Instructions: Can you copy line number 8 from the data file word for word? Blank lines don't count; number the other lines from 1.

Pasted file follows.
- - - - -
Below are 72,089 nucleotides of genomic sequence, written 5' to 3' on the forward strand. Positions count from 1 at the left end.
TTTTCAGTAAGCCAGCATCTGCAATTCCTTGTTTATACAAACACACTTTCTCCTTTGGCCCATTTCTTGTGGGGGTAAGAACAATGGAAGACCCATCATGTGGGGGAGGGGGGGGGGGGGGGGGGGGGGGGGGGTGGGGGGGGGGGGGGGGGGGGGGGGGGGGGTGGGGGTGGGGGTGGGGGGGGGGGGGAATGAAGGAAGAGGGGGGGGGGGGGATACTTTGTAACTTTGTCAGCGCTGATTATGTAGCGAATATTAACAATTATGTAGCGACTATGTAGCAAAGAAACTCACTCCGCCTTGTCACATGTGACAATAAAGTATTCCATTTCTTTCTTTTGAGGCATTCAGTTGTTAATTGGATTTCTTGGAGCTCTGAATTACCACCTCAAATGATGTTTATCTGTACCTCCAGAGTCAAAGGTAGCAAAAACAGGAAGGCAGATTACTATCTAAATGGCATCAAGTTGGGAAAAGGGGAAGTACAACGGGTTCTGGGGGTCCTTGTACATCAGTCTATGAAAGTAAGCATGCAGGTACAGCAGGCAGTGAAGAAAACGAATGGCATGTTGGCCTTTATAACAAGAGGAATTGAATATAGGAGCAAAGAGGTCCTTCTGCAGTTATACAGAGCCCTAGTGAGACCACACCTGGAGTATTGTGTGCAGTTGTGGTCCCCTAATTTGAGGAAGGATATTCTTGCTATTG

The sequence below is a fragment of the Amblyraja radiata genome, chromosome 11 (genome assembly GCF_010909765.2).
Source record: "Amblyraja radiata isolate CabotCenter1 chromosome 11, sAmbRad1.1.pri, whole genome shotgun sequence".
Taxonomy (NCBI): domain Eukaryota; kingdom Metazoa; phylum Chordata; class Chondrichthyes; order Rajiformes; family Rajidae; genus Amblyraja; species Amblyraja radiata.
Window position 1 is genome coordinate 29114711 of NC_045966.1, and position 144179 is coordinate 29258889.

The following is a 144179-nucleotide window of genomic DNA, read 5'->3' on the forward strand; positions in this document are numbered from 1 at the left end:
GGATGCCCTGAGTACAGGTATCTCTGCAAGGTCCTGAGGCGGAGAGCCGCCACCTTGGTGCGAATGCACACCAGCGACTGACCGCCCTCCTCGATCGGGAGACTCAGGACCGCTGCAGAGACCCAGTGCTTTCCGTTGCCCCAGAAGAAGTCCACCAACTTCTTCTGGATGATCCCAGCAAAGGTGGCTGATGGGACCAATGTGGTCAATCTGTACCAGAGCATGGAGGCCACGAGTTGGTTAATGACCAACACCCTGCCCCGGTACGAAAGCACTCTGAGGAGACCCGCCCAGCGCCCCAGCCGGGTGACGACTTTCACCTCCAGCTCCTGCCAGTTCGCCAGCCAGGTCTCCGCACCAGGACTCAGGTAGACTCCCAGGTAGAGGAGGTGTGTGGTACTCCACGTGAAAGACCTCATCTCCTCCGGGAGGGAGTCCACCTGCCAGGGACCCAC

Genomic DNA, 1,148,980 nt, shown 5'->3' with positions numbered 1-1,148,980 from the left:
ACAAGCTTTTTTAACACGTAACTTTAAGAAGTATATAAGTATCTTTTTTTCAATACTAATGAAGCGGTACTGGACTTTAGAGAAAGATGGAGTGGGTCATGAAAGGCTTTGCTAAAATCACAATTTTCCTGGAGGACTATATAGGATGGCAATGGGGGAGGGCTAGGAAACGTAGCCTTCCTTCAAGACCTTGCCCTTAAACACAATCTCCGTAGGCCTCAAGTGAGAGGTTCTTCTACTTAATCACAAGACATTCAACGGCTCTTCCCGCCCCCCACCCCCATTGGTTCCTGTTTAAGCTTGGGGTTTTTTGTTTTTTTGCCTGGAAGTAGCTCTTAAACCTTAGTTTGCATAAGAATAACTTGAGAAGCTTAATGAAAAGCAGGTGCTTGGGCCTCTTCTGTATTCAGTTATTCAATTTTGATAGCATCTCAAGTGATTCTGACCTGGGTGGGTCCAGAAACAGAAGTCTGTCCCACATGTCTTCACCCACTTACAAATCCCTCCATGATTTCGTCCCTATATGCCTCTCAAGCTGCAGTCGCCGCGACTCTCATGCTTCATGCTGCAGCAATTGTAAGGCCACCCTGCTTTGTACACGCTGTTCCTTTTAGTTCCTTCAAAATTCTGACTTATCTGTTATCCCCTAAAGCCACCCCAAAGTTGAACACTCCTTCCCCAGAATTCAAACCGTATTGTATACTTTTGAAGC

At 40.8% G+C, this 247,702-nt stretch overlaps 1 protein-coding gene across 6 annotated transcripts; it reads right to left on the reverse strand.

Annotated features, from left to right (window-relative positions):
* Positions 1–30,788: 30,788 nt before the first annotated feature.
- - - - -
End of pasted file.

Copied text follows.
GGATGCCCTGAGTACAGGTATCTCTGCAAGGTCCTGAGGCGGAGAGCCGCCACCTTGGTGCGAATGCACACCAGCGACTGACCGCCCTCCTCGATCGGGAGACTCAGGACCGCTGCAGAGACCCAGTGCTTTCCGTTGCCCCAGAAGAAGTCCACCAACTTCTTCTGGATGATCCCAGCAAAGGTGGCTGATGGGACCAATGTGGTCAATCTGTACCAGAGCATGGAGGCCACGAGTTGGTTAATGACCAACACCCTGCCCCGGTACGAAAGCACTCTGAGGAGACCCGCCCAGCGCCCCAGCCGGGTGACGACTTTCACCTCCAGCTCCTGCCAGTTCGCCAGCCAGGTCTCCGCACCAGGACTCAGGTAGACTCCCAGGTAGAGGAGGTGTGTGGTACTCCACGTGAAAGACCTCATCTCCTCCGGGAGGGAGTCCACCTGCCAGGGACCCAC